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The problem: I'm trying to insert a date time into an access database using the Oledb interface in C#.

Hacking solution: Generate my on insert string without using command.Properties

I can insert text into the database with no problem, but when trying datetime, I end up with this error: System.Data.OleDb.OleDbException {"Data type mismatch in criteria expression."}

There are several posts similar to this but alas with no working solution.

Here is my code:

void TransferData()
{
    string instCmd = Get_InsertCommand(0); // hard coded table 0 for testing

    Fill_ProductTable_ToInsert();

    con.Open();


    // It would be nice not to have to separate the date indexes
    int[] textIndex = { 0, 1, 2, 3, 4, 7 };
    int[] dateIndex = { 5, 6 };
    try
    {
        foreach (DataRow row in DataToStore.Tables[0].Rows)
        {
            OleDbCommand command = new OleDbCommand();
            command.Connection = con;

            command.CommandText = instCmd;

            foreach(int j in textIndex)
                command.Parameters.AddWithValue("@" + j, row[j]);
            foreach (int j in dateIndex)
            {

                // TESTING CODE
                ///////////////////////////////////////////////////////////////////////////

                string input = "#\'" +DateTime.Now.ToString("yyyy-MM-dd hh:mm:ss") +"\'#";
                command.Parameters.AddWithValue("@" + j,    input.ToString());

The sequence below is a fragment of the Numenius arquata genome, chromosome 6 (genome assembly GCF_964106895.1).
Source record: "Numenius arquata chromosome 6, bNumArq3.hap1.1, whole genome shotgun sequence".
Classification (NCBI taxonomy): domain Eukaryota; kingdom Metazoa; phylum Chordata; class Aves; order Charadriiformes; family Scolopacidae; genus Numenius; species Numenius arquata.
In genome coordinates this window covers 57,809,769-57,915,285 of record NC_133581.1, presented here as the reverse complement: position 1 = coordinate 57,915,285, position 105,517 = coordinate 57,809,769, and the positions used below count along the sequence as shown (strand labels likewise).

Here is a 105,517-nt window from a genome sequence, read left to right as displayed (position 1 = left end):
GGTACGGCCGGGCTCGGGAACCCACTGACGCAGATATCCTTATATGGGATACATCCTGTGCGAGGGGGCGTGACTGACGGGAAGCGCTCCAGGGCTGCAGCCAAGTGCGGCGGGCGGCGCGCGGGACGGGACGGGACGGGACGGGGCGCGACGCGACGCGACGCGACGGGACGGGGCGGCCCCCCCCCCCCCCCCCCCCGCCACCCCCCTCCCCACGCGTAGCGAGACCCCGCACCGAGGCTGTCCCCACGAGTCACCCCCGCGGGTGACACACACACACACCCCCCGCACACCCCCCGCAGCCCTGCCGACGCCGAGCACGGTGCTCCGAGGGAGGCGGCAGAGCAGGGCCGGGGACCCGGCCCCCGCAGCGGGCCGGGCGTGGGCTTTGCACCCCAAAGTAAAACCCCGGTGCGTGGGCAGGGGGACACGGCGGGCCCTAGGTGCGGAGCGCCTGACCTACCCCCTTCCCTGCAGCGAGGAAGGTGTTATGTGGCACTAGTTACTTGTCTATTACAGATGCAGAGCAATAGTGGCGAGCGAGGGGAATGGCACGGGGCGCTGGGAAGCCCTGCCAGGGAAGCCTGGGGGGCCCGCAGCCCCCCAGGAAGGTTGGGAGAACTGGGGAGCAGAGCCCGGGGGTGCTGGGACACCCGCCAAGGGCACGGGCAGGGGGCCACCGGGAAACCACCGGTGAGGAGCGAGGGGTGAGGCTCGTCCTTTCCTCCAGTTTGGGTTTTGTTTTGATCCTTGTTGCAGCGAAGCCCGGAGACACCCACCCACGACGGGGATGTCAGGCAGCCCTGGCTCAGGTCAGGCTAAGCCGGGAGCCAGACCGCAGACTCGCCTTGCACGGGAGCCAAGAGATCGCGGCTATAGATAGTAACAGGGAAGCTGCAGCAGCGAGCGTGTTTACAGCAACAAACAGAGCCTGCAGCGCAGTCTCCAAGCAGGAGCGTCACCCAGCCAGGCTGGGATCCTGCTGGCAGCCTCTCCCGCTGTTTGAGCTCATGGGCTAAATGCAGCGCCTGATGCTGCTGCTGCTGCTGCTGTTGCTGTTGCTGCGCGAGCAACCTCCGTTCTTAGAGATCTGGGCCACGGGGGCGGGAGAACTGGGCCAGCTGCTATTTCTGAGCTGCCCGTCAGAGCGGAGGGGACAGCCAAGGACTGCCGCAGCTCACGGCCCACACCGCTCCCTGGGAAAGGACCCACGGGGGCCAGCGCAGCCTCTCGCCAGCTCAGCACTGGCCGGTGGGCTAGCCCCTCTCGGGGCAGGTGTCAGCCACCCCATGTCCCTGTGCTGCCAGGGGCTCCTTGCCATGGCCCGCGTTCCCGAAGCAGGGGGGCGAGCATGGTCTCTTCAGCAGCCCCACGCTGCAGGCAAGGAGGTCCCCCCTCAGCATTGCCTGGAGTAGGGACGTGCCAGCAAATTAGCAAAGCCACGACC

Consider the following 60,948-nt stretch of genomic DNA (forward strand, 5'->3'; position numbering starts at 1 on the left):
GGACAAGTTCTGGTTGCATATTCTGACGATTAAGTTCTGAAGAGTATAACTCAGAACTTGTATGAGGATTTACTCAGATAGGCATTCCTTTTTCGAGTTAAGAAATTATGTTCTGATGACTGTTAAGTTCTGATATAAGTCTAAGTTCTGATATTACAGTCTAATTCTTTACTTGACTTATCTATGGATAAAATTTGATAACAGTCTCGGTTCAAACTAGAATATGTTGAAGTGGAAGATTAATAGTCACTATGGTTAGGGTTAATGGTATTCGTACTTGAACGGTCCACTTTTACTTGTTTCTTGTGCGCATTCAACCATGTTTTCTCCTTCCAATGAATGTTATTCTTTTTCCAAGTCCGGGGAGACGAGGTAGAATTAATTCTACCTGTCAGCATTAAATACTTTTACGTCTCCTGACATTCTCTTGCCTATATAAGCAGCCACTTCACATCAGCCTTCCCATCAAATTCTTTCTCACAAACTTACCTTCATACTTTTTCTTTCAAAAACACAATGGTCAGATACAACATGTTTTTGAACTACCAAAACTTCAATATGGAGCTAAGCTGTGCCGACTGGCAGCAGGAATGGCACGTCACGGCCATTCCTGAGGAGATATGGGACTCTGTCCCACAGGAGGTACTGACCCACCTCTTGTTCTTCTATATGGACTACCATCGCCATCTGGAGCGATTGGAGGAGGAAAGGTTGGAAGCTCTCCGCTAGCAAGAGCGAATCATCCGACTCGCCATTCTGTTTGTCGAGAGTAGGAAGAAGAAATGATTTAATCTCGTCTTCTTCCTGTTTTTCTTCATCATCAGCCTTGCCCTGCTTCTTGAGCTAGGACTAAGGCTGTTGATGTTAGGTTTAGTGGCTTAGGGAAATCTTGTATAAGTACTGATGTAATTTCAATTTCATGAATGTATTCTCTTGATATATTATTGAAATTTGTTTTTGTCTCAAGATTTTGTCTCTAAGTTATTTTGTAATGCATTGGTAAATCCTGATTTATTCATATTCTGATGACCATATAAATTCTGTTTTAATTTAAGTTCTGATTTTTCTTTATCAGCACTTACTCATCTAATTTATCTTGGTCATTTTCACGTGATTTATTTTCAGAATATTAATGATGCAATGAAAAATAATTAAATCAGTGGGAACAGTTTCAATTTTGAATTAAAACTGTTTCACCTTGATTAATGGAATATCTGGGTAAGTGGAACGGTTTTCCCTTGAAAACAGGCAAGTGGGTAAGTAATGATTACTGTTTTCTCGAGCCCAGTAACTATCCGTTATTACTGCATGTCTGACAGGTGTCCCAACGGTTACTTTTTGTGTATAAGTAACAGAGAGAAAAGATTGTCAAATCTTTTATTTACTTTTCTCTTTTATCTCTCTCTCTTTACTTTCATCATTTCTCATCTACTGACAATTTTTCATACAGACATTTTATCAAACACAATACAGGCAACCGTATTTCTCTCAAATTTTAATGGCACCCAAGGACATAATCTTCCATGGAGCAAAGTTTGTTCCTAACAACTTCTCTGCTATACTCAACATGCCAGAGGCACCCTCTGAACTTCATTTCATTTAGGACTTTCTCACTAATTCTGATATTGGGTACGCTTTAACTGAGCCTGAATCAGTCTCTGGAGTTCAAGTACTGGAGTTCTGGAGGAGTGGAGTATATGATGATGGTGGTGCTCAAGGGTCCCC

Program.WriteLine(input.ToString());

                ///////////////////////////////////////////////////////////////////////////
            }


            command.ExecuteNonQuery();
        }
    }
    finally
    {
        con.Close();
    }
}

string Get_InsertCommand(int i)
{
    string sqlIns = "INSERT INTO " + DataToStore.Tables[0].TableName + " (";
    string temp = "VALUES (";
    for (int j = 0; j < expected_header[i].Length - 1; j++)
    {
        sqlIns += expected_header[i][j] + ", ";
        temp += "@" + j + ", ";
    }

    int lastIndex = expected_header[i].Length -1;
    sqlIns += expected_header[i][lastIndex] + ") ";
    temp += "@" + lastIndex + ")";
    sqlIns += temp;

    return sqlIns;
}

Inside the area labeled testing code, I have tried every permutation of date time I could think of. I tried every format with # and ' I tried these formats: yyyy-MM-dd, yyyyMMdd, yyyy\MM\dd, yyyy/MM/dd I also tried ToOADate() And ToString(), ToShortDateString()

I also tried setting the database to accept ANSI-92 Sql

I'm running out of ideas.

Note: This code is set up to deal with multiple tables from multiple databases, mind the loops...

share|improve this question

Use parameters properly, and don't worry about the format of the datetime value that you concatenate in your query. I don't understand why you want to convert the datetime value to a string value ?

DateTime theDate = new DateTime(2012,10,16);
var cmd = new OleDbCommand();
cmd.CommandText = "INSERT INTO sometable (column) VALUES (@p_bar)";
cmd.Parameters.Add ("@p_bar", OleDbType.DateTime).Value = theDate;
share|improve this answer
1  
Same error, using OleDbType.Date and OleDbType.DBDate with many variations of the datetime input, Including DateTime.Now, DateTime.Now.Date, new DateTime(2012,2,3), all to the same end. – user1642357 Oct 16 '12 at 23:10
    
print the sql statement that you've generated to the console before executing, and verify if it is correct – Frederik Gheysels Oct 17 '12 at 5:48
    
How do I print the full command from an OleDbCommand object? the command format is correct, it works for string values, and If I switch the field in the database to string, I can place the date into the field, but I want to put the date in as an actual date. – user1642357 Oct 18 '12 at 2:46

I was able to solve this issue by not using command properties. I generated my own sql input and set it to cmd.commandText. The text input for datetime to a data base is #yyyy-MM-dd#

share|improve this answer
    
It would take #dd-MM-yy# as well. #dd-MM-yy hh:mm:ss# and #hh:mm:ss dd-MM-yy# too. – JNF Dec 9 '13 at 22:57

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